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  The American Surveyor     

Prices for Construction Materials Down in September Print E-mail
Written by Associated Builders and Contractors   
Thursday, 14 October 2010

"While the slow growth of the U.S. economy, and certain parts of the global economy, are not showing signs of volatility, unsettled policy environments remain a major variable, and contractors should anticipate fluctuation in construction materials prices in 2011." —ABC Chief Economist Anirban Basu.

Construction materials prices were down slightly in September falling 0.1 percent, according to the October 14 producer price index (PPI) report by the U.S. Labor Department. Prices were also down 0.1 percent for the quarter, but up 3.8 percent from the same time last year. (See Analysis below)

Leading the declines, prices for prepared asphalt, tar roofing, and siding fell 1.9 percent in September – the second monthly decrease – but were up 1 percent for the quarter and 2.4 percent higher over the last twelve months. Softwood lumber prices decreased 1.3 percent for the month and 7.5 percent for the quarter, but were up 4.7 percent on a year-over-year basis. Prices for fabricated structural metal products edged down 0.1 percent for the month and are down 0.3 percent for the quarter. However, over the past twelve months, prices for fabricated structural metal products were up 2.8 percent. Nonferrous wire and cable prices slipped 0.7 percent in September but were 0.3 percent higher for the quarter and up 7.3 percent from September 2009.

In contrast, iron and steel prices jumped 2 percent in September, the first monthly increase since May. Iron and steel prices were down 1.8 percent for the quarter, but up 16.5 percent from the same time last year. Steel mill product prices were up 1.2 percent for the month, down 4.1 percent for the quarter, and up 13.8 percent year-over-year. Prices for plumbing fixtures and fittings inched up 0.1 percent in September, up 0.9 percent for the quarter and 1.4 percent higher over the past twelve months. Concrete product prices were unchanged for the month and up just 0.3 percent in the third quarter. Still, concrete product prices are down 0.8 percent from September 2009.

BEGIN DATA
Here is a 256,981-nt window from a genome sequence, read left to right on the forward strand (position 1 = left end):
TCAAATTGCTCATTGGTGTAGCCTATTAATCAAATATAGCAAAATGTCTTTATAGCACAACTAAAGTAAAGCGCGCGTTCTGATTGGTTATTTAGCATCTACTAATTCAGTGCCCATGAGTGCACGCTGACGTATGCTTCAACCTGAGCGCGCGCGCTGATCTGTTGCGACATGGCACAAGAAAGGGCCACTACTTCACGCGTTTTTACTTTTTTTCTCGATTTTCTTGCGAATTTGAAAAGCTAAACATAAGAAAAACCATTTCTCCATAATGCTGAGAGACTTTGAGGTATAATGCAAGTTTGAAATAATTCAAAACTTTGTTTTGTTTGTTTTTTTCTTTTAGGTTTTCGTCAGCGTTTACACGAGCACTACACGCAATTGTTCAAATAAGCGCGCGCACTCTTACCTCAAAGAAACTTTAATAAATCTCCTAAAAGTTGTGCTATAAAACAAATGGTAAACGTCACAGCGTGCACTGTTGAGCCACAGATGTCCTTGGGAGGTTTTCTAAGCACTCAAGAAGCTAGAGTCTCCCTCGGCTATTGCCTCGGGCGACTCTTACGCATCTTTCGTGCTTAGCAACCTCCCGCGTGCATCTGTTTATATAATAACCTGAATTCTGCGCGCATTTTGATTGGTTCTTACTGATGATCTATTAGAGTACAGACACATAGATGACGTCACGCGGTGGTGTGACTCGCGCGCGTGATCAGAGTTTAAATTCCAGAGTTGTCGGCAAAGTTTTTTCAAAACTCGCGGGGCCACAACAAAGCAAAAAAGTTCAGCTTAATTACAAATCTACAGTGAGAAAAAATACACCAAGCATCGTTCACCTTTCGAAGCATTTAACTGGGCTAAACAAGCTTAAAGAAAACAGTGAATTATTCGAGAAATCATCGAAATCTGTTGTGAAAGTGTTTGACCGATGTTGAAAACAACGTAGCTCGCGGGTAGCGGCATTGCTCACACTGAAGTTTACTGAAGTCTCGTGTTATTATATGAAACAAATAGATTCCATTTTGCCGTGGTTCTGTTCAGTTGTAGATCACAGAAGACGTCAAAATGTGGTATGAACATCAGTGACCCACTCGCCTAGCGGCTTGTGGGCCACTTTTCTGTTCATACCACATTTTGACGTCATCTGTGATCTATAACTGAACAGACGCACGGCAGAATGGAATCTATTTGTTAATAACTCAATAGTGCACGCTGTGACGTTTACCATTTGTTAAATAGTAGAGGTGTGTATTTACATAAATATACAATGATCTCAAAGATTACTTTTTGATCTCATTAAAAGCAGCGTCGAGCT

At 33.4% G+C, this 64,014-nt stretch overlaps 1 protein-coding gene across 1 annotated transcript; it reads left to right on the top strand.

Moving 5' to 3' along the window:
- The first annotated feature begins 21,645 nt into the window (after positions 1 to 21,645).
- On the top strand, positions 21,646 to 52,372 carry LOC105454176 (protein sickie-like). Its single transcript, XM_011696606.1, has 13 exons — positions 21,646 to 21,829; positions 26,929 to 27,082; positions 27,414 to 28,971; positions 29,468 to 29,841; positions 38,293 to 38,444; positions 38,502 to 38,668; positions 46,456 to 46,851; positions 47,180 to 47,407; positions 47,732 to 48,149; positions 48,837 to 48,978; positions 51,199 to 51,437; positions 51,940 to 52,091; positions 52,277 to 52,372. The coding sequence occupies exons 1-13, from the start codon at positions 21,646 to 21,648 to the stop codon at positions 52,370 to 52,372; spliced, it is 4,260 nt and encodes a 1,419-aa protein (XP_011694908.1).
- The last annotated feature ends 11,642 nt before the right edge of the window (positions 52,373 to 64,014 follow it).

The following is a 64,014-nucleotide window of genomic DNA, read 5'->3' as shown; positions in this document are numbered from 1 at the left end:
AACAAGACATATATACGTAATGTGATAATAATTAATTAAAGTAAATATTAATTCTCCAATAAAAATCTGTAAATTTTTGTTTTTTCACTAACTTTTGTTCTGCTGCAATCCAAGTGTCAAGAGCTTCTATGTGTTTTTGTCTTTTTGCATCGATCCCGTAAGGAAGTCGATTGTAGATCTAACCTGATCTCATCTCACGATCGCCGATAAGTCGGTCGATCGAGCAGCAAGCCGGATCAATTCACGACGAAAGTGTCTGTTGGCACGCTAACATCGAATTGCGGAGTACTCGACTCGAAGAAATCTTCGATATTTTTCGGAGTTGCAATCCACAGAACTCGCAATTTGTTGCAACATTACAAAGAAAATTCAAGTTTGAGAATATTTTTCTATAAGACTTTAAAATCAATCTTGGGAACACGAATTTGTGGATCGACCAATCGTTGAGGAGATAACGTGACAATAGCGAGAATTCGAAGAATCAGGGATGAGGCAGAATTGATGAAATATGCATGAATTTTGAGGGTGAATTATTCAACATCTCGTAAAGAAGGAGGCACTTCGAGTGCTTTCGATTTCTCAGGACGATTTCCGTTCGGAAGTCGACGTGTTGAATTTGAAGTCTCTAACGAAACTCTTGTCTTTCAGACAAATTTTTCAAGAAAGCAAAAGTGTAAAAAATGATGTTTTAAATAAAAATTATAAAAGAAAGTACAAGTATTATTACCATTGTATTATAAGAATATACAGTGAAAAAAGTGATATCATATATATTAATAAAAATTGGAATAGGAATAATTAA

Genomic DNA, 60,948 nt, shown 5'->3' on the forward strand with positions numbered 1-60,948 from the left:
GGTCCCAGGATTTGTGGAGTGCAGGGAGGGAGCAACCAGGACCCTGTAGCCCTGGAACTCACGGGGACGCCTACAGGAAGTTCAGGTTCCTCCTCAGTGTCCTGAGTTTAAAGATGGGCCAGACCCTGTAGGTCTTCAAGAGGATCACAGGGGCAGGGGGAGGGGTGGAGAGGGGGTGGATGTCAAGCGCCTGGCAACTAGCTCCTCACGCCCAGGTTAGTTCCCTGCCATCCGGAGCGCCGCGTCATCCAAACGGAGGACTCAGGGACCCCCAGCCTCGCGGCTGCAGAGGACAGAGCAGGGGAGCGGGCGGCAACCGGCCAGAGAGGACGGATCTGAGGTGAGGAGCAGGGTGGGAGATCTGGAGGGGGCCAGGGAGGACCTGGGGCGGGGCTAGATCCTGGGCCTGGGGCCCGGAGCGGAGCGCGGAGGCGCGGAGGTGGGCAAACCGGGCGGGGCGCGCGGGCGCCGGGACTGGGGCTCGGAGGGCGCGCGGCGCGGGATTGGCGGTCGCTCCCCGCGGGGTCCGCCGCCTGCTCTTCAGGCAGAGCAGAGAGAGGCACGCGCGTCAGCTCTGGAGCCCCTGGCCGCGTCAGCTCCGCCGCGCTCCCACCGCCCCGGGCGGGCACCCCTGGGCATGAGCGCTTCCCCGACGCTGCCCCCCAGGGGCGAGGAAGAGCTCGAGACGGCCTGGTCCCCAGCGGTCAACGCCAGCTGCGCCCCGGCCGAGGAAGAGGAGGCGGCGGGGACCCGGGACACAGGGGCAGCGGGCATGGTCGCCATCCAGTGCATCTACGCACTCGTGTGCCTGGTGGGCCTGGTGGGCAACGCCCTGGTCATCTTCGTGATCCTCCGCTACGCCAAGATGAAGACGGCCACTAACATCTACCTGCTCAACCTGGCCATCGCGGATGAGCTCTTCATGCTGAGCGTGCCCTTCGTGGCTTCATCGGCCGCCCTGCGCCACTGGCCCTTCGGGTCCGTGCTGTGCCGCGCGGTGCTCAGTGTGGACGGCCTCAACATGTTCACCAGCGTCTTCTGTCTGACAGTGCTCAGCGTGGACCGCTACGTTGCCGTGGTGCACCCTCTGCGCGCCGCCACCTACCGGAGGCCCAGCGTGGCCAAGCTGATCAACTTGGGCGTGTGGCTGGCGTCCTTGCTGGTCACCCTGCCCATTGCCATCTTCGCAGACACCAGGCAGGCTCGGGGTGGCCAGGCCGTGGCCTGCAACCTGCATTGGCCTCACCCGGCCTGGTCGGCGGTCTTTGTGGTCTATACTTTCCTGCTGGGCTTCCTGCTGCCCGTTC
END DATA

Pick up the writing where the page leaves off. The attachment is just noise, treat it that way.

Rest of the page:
Crude energy prices dipped 8.8 percent in September due to a 19.7 percent drop in natural gas prices. For the quarter, crude energy prices were down 4.2 percent, but were up 14.4 percent compared to September 2009. Overall, wholesale goods prices increased 0.4 percent in September and are 4 percent higher from a year ago.

Analysis
“This month's producer price index data contains a number of contradictory elements,” said Associated Builders and Contractors Chief Economist Anirban Basu. “On one hand, the weakness of the dollar and the impact on certain commodity prices is becoming increasingly apparent. Among the most noteworthy increases was the jump in iron and steel prices, which were up 2 percent for the month. This represented the first increase since May.

“Finished goods prices also rose, up 0.4 percent for the month, and 4 percent from a year ago. However, natural gas prices tumbled 19.7 percent last month. The ongoing weakness in natural gas prices remains a bit of a mystery given the general increase in energy and other commodity prices in recent months,” said Basu.

“All of this is a bit unsettling for contractors looking for price stability. While construction materials prices were down slightly in September, a deeper look into the data reveals significant volatility in prices. This volatility may continue as both U.S. monetary and fiscal policies remain unsettled and as investors seek to avoid assets that would fluctuate due to the value of the dollar,” Basu said.

“While the slow growth of the U.S. economy, and certain parts of the global economy, are not showing signs of volatility, unsettled policy environments remain a major variable, and contractors should anticipate fluctuation in construction materials prices in 2011."

To view the previous producer price index report, click HERE

 
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